The Numbers Station (Kasper Barfoed, 2013)
This could easily be a five-word review. (For those of you reading it at Popcorn: the subtitle was the initial review.) But, you know, Amazon requires at least twenty words, so I figure I might as well throw in a plot synopsis and at least one gratuitous reference to a couple of other thrillers this put me in mind of all too many times.
Emerson Kent (Fat Man and Little Boy‘s John Cusack) is a wet work guy for the American government. (For those of you not up on your spy thrillers or conspiracy theory: that means he kills people on governmental orders.) His boss, Grey (Safe House‘s Liam Cunningham), goes out with him on the mission that opens the movie (we find out the identity of the subject later; it is germane to what I assume was supposed to be Emerson Kent’s growth trajectory during the film, though that misfired pretty much constantly). It goes haywire when an innocent bystander enters the picture, resulting in a short, but ugly, trail of bodies. Kent begins to have doubts about his work, so the Agency gives him the equivalent of a desk job: babysitting the broadcaster at a numbers station, Katherine (Watchmen‘s Malin Akerman). Not long into the assignment, the two of them are driving to the station when they’re ambushed. After they’ve gotten inside and Kent calls for evacuation, he’s told to kill Katherine, as she’s been compromised. This, of course, puts him in exactly the same situation he was in before, except this time, the folks who were shooting at them are just on the other side of the door, and they’ve got power tools.
On the one hand, I realize I’m coming down extra-hard on this movie because someone finally got around to making a movie about numbers stations and it turns out to be as mediocre as, well, The Numbers Station. I was expecting way more from this movie than most people probably were, and I didn’t get it. And then there’s John Cusack playing a contract killer. Yeah, I didn’t like Grosse Pointe Blank, either. I try not to typecast people, honest I do, but Lloyd Dobler is walking around with a gun in his hand. What would Peter Gabriel think of this?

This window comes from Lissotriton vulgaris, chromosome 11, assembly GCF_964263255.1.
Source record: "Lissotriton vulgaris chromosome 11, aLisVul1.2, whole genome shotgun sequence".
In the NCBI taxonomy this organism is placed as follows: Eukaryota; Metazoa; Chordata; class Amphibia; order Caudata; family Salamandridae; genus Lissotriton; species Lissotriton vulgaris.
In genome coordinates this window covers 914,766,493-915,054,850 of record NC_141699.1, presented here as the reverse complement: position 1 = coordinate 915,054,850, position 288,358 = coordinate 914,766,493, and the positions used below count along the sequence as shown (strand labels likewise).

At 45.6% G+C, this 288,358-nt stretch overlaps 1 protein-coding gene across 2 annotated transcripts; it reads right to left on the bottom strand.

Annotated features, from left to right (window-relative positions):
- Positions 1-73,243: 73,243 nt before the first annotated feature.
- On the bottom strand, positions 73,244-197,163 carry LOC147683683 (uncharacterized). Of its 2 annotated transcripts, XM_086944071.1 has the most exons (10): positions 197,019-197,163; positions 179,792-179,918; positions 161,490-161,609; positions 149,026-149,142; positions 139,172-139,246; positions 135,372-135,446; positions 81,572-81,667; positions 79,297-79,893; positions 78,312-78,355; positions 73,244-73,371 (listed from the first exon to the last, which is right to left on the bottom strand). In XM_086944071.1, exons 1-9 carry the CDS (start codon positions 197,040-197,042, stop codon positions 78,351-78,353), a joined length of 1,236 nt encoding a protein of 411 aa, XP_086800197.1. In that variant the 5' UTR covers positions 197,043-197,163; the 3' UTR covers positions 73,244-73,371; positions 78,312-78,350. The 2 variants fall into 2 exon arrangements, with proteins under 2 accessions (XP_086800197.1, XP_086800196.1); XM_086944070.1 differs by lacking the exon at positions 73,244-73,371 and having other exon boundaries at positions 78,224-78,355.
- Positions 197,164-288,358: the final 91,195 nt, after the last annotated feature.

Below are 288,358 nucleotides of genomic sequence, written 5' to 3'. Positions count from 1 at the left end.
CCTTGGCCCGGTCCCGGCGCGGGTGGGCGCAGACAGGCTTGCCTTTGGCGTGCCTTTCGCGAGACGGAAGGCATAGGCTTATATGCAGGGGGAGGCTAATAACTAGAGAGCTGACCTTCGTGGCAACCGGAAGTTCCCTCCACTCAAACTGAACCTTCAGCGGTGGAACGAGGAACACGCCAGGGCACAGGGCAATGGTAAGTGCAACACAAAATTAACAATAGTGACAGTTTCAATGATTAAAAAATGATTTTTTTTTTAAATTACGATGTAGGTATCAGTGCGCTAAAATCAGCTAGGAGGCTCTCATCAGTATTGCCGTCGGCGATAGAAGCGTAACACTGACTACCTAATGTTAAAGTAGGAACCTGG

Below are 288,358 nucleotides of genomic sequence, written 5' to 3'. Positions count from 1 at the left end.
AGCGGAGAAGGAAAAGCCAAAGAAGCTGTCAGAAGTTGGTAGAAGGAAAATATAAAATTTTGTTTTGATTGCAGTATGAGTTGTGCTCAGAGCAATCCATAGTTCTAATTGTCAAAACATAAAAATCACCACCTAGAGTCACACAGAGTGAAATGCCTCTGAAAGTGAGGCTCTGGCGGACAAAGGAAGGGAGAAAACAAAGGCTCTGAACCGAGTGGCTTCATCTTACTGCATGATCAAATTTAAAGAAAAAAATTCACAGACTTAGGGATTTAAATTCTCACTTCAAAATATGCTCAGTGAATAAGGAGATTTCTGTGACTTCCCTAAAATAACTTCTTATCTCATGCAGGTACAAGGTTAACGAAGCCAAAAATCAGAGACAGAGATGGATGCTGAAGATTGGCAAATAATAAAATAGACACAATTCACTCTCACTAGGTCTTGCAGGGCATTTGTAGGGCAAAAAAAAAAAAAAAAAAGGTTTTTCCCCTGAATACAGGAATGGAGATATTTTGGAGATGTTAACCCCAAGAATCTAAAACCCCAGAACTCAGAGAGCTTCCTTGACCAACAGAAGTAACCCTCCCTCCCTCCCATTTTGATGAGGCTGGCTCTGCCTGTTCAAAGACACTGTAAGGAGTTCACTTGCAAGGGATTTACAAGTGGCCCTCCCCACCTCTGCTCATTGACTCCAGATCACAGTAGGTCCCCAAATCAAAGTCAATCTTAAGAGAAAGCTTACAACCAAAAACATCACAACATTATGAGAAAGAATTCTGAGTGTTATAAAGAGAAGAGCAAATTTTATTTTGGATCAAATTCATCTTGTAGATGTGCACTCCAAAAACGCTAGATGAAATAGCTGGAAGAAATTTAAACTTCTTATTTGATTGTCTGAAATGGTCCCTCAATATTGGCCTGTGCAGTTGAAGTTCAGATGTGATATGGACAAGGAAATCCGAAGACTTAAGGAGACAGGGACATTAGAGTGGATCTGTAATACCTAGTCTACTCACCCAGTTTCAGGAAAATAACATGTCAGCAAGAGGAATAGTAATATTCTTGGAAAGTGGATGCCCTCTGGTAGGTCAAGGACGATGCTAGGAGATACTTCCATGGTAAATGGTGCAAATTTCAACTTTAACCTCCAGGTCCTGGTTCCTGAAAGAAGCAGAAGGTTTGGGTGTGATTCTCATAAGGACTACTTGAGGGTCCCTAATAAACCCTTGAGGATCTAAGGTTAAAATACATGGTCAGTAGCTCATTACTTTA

On the other hand, there is a lot of Charisma in this movie. Not the trait, the excellent Kiyoshi Kurosawa film from 1998 that plays with identities in crisis in exactly the same way this movie tries (and fails) to. If F. Scott Frazier, turning in his first screenplay, had paid a little more attention to Kurosawa, he might have gotten this way more right than he did. It’s as if he took the seeds of Charisma and crossed them with any number of other mediocre thrillers, though the one I’m most put in mind of—probably because I saw it mere weeks ago—is the Wesley Snipes vehicle Game of Death. The Numbers Station and Game of Death share a seeming desire to cater to the lowest common denominator, and that pretty much spells their doom at ever rising above the tired pack. Still, it’s another one of those “if you have nothing to do on Saturday night” movies. That said, if you have nothing better to do on Saturday night, do yourself a huge favor and rent Charisma instead. **